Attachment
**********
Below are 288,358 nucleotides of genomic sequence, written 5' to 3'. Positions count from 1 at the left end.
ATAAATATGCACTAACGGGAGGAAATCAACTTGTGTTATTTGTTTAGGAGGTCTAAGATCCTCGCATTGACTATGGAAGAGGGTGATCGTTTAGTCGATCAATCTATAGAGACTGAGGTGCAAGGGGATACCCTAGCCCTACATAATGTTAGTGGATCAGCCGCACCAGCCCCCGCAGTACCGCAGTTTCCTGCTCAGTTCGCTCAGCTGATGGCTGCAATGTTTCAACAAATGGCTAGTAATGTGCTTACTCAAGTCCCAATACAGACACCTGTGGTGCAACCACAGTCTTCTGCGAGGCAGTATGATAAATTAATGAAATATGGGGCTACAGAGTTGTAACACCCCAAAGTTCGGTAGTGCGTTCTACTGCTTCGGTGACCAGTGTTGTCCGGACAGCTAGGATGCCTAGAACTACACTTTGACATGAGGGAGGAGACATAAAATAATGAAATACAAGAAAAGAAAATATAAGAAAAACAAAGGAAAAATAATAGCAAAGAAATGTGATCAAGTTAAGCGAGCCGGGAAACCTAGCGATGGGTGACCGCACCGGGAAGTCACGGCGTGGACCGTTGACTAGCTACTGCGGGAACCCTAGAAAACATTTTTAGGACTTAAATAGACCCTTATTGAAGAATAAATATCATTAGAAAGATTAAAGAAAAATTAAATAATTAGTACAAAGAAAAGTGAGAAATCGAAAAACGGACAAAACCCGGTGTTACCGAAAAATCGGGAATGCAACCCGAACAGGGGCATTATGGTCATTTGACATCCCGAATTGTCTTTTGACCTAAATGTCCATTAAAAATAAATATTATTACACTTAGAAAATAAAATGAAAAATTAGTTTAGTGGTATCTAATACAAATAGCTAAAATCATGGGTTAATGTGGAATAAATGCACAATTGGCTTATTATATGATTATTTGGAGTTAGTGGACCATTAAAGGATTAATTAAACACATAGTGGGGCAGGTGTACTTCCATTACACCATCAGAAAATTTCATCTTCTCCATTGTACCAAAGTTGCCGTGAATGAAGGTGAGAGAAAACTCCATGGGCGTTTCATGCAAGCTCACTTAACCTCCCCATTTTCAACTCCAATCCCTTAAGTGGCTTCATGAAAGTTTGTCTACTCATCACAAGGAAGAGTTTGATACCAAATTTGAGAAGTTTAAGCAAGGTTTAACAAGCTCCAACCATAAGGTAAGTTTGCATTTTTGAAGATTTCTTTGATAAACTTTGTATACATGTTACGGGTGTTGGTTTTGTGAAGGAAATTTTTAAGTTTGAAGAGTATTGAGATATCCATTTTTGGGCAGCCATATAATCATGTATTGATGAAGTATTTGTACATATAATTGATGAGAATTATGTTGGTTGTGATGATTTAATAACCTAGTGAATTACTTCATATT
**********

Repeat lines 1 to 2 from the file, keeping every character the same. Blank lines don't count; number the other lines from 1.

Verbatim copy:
Below are 288,358 nucleotides of genomic sequence, written 5' to 3'. Positions count from 1 at the left end.
ATAAATATGCACTAACGGGAGGAAATCAACTTGTGTTATTTGTTTAGGAGGTCTAAGATCCTCGCATTGACTATGGAAGAGGGTGATCGTTTAGTCGATCAATCTATAGAGACTGAGGTGCAAGGGGATACCCTAGCCCTACATAATGTTAGTGGATCAGCCGCACCAGCCCCCGCAGTACCGCAGTTTCCTGCTCAGTTCGCTCAGCTGATGGCTGCAATGTTTCAACAAATGGCTAGTAATGTGCTTACTCAAGTCCCAATACAGACACCTGTGGTGCAACCACAGTCTTCTGCGAGGCAGTATGATAAATTAATGAAATATGGGGCTACAGAGTTGTAACACCCCAAAGTTCGGTAGTGCGTTCTACTGCTTCGGTGACCAGTGTTGTCCGGACAGCTAGGATGCCTAGAACTACACTTTGACATGAGGGAGGAGACATAAAATAATGAAATACAAGAAAAGAAAATATAAGAAAAACAAAGGAAAAATAATAGCAAAGAAATGTGATCAAGTTAAGCGAGCCGGGAAACCTAGCGATGGGTGACCGCACCGGGAAGTCACGGCGTGGACCGTTGACTAGCTACTGCGGGAACCCTAGAAAACATTTTTAGGACTTAAATAGACCCTTATTGAAGAATAAATATCATTAGAAAGATTAAAGAAAAATTAAATAATTAGTACAAAGAAAAGTGAGAAATCGAAAAACGGACAAAACCCGGTGTTACCGAAAAATCGGGAATGCAACCCGAACAGGGGCATTATGGTCATTTGACATCCCGAATTGTCTTTTGACCTAAATGTCCATTAAAAATAAATATTATTACACTTAGAAAATAAAATGAAAAATTAGTTTAGTGGTATCTAATACAAATAGCTAAAATCATGGGTTAATGTGGAATAAATGCACAATTGGCTTATTATATGATTATTTGGAGTTAGTGGACCATTAAAGGATTAATTAAACACATAGTGGGGCAGGTGTACTTCCATTACACCATCAGAAAATTTCATCTTCTCCATTGTACCAAAGTTGCCGTGAATGAAGGTGAGAGAAAACTCCATGGGCGTTTCATGCAAGCTCACTTAACCTCCCCATTTTCAACTCCAATCCCTTAAGTGGCTTCATGAAAGTTTGTCTACTCATCACAAGGAAGAGTTTGATACCAAATTTGAGAAGTTTAAGCAAGGTTTAACAAGCTCCAACCATAAGGTAAGTTTGCATTTTTGAAGATTTCTTTGATAAACTTTGTATACATGTTACGGGTGTTGGTTTTGTGAAGGAAATTTTTAAGTTTGAAGAGTATTGAGATATCCATTTTTGGGCAGCCATATAATCATGTATTGATGAAGTATTTGTACATATAATTGATGAGAATTATGTTGGTTGTGATGATTTAATAACCTAGTGAATTACTTCATATT